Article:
As far back as the 1940s, the rest of the Western world noticed that people in southern Europe lived longer and healthier lives, with lower rates of cancer and cardiovascular disease, in part because of what they did and didn’t eat. The role of olive oil and red wine grabbed the headlines, but even more important was the high intake of fruit, vegetables, nuts and legumes rather than red meat.
It was a lifestyle-related way of eating rather than a “diet” in the way we use that word today, but it brought about a change of thinking about the link between food and health – and made many people start to eat differently.
Unfortunately, a wave of new and increasingly less conventional diets began to appear, grabbing the attention of those looking for a quick fix that did not require them to make too many changes. But now the wheel has come full circle. The Mediterranean diet is in vogue again and researchers are working to pin down the specifics of what works on what and why.
A major trial involving 7500 people in Spain is providing the top-level evidence, but Dr Karen Murphy and colleagues at UniSA have been funded by the NHMRC to investigate the role and value of a Mediterranean diet in an Australian context. Their three-year, randomised control trial of 166 men and women will specifically look at how it potentially can impact on cognitive performance.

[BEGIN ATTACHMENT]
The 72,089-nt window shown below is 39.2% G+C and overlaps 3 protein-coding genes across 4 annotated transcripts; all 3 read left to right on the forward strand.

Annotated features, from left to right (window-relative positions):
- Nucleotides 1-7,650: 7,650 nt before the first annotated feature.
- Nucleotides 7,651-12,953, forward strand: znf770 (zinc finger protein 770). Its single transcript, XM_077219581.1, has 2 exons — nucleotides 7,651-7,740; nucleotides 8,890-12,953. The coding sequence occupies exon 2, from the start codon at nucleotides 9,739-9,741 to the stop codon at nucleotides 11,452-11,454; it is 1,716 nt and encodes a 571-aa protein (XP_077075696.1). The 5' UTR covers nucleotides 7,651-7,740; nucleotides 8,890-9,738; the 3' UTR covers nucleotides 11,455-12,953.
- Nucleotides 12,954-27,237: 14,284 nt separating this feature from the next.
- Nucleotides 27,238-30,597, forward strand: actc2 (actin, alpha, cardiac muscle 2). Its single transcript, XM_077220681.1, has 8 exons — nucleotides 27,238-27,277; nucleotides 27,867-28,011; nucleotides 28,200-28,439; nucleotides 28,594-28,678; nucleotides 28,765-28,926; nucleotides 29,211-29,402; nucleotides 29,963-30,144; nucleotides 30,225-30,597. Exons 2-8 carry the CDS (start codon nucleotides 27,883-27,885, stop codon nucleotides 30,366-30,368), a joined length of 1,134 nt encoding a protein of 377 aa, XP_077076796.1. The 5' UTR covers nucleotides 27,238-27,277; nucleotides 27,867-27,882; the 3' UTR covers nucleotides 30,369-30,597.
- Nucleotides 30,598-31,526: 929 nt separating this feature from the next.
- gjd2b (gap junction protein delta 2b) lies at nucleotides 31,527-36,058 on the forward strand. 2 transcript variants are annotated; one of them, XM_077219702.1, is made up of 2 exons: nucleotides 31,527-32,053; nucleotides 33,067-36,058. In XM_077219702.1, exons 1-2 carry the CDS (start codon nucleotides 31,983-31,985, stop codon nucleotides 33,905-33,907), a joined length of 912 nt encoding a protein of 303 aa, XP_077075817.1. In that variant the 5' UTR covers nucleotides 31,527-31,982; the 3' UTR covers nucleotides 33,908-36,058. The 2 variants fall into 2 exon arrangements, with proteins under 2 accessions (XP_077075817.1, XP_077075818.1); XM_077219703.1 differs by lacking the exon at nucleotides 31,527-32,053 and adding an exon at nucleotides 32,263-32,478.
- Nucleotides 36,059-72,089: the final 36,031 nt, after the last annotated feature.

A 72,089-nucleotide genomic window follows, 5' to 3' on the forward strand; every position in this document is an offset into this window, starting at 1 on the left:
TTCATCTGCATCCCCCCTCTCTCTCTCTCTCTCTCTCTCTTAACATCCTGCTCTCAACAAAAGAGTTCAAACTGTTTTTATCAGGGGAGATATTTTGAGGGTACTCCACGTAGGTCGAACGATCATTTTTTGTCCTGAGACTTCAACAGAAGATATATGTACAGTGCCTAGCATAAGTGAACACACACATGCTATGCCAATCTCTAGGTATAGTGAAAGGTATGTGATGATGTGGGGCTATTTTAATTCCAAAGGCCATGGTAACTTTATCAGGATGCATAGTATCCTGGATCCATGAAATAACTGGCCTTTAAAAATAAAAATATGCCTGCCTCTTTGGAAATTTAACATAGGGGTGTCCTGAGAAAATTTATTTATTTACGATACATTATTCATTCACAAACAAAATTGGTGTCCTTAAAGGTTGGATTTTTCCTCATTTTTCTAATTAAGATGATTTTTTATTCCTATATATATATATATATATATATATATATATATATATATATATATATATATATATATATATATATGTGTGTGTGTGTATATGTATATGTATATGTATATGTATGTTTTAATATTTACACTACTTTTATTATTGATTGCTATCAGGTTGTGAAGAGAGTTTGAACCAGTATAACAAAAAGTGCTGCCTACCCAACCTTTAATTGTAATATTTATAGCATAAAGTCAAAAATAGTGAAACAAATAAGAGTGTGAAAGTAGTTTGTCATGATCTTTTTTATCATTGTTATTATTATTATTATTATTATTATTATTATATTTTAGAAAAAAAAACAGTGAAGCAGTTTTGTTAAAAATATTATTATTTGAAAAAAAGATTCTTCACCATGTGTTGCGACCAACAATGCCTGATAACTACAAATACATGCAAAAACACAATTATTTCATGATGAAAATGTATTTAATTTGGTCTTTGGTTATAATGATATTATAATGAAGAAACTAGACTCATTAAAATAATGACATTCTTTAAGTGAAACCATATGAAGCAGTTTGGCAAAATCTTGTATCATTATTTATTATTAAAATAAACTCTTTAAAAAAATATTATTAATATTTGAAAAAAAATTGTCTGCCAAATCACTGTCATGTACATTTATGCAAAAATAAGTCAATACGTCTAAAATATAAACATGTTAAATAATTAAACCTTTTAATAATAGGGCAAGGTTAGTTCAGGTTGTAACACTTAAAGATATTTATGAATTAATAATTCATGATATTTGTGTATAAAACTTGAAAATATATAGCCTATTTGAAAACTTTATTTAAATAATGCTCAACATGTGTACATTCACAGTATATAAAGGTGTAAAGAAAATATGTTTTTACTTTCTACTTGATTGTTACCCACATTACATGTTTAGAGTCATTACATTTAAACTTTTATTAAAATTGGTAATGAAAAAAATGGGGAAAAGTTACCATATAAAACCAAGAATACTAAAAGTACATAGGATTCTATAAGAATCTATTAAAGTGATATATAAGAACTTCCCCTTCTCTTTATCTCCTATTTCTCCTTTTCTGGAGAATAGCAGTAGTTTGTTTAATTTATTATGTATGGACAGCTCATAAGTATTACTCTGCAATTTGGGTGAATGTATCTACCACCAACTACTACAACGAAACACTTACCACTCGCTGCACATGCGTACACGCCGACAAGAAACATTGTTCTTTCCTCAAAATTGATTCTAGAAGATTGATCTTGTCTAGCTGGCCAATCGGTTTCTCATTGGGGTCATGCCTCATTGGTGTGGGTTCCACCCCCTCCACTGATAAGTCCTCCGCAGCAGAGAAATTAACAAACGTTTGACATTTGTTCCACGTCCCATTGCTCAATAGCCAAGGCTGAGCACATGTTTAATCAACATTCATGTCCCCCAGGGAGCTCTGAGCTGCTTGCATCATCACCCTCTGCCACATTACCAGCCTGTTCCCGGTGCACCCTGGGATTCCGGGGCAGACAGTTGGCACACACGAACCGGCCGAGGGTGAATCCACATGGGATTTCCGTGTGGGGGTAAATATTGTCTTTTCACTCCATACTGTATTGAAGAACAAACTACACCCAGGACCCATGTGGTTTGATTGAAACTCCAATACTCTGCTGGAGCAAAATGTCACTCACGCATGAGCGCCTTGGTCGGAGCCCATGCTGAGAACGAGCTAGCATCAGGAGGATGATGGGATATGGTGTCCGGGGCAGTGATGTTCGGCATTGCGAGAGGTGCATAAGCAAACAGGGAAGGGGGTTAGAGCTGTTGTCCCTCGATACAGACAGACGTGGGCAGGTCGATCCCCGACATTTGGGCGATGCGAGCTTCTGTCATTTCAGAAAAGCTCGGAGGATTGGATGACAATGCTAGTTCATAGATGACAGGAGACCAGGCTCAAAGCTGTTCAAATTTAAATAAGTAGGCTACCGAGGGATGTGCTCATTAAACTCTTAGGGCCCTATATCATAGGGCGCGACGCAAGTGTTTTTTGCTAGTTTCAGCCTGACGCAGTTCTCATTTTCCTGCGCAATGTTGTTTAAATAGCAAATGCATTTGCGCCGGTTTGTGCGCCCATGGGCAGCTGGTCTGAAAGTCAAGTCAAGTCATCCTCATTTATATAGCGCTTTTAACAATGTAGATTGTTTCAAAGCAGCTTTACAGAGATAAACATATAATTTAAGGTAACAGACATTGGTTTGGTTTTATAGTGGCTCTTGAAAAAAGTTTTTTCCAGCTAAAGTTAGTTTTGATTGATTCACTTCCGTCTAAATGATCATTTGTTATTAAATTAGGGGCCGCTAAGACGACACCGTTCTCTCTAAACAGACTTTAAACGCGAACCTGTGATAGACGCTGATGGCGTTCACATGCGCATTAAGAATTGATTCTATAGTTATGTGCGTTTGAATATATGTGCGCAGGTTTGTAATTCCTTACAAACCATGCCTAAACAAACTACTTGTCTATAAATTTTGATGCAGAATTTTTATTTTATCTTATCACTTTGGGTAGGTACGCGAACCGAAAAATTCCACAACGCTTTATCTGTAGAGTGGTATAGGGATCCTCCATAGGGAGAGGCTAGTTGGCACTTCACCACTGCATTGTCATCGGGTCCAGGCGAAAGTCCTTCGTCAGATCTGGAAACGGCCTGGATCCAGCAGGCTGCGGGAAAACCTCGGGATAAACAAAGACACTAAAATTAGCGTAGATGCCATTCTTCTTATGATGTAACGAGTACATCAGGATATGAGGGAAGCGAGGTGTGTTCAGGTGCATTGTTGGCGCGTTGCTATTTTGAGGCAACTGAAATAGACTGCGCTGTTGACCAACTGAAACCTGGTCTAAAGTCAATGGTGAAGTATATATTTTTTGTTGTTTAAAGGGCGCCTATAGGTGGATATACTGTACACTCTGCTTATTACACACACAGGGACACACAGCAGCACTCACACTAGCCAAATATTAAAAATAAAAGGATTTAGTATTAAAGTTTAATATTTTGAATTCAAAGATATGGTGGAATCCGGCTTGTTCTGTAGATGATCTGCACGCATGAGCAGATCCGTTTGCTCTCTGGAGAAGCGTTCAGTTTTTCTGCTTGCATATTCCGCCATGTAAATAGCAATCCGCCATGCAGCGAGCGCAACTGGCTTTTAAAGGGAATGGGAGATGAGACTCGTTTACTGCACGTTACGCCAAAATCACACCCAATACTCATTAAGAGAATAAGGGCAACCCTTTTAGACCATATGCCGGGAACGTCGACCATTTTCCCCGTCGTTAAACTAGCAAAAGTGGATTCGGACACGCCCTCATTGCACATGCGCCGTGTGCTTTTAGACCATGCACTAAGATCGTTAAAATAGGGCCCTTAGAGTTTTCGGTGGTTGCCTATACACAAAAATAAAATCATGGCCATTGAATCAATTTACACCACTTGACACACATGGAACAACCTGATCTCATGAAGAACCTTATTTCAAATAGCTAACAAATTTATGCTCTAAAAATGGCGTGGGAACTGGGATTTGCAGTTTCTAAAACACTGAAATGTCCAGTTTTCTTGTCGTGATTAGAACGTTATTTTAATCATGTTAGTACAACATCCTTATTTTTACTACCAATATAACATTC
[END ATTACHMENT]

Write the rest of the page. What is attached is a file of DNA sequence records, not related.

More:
“We’re looking at cardiovascular health – at risk factors including blood vessel function in the body and the brain, which is how well blood vessels can contract and relax, which is important for cardiovascular health and possibly cognitive performance,” said Dr Murphy, a Dietitian and Senior Research Fellow with the Alliance for Research in Exercise, Nutrition and Activity (ARENA).
“But we’re also interested to see if improving cardiovascular health improves cognitive function. If you improve how elastic the blood vessels are in your body as well as in your brain that increases the flow of nutrients and oxygen to your brain to help you improve memory and maybe reduce cognitive decline later on.”